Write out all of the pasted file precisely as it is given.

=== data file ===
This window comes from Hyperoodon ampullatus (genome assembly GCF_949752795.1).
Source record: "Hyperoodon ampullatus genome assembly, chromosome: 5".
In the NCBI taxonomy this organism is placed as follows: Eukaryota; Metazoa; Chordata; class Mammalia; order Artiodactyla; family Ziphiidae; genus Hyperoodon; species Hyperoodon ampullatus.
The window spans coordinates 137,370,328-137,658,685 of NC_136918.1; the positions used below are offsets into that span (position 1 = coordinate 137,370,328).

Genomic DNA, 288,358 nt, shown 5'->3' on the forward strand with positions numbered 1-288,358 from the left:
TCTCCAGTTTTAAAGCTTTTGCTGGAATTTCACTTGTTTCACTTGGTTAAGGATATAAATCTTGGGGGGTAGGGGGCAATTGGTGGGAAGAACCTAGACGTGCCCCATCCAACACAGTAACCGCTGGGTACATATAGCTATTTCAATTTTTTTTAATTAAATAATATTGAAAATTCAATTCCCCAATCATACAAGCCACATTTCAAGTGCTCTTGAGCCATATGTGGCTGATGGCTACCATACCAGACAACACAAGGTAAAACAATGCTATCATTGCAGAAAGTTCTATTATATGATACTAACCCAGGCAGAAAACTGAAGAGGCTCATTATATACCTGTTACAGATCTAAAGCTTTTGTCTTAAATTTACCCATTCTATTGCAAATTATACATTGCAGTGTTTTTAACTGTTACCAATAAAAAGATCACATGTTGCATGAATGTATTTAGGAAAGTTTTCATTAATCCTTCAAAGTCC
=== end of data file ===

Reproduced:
This window comes from Hyperoodon ampullatus (genome assembly GCF_949752795.1).
Source record: "Hyperoodon ampullatus genome assembly, chromosome: 5".
In the NCBI taxonomy this organism is placed as follows: Eukaryota; Metazoa; Chordata; class Mammalia; order Artiodactyla; family Ziphiidae; genus Hyperoodon; species Hyperoodon ampullatus.
The window spans coordinates 137,370,328-137,658,685 of NC_136918.1; the positions used below are offsets into that span (position 1 = coordinate 137,370,328).

Genomic DNA, 288,358 nt, shown 5'->3' on the forward strand with positions numbered 1-288,358 from the left:
TCTCCAGTTTTAAAGCTTTTGCTGGAATTTCACTTGTTTCACTTGGTTAAGGATATAAATCTTGGGGGGTAGGGGGCAATTGGTGGGAAGAACCTAGACGTGCCCCATCCAACACAGTAACCGCTGGGTACATATAGCTATTTCAATTTTTTTTAATTAAATAATATTGAAAATTCAATTCCCCAATCATACAAGCCACATTTCAAGTGCTCTTGAGCCATATGTGGCTGATGGCTACCATACCAGACAACACAAGGTAAAACAATGCTATCATTGCAGAAAGTTCTATTATATGATACTAACCCAGGCAGAAAACTGAAGAGGCTCATTATATACCTGTTACAGATCTAAAGCTTTTGTCTTAAATTTACCCATTCTATTGCAAATTATACATTGCAGTGTTTTTAACTGTTACCAATAAAAAGATCACATGTTGCATGAATGTATTTAGGAAAGTTTTCATTAATCCTTCAAAGTCC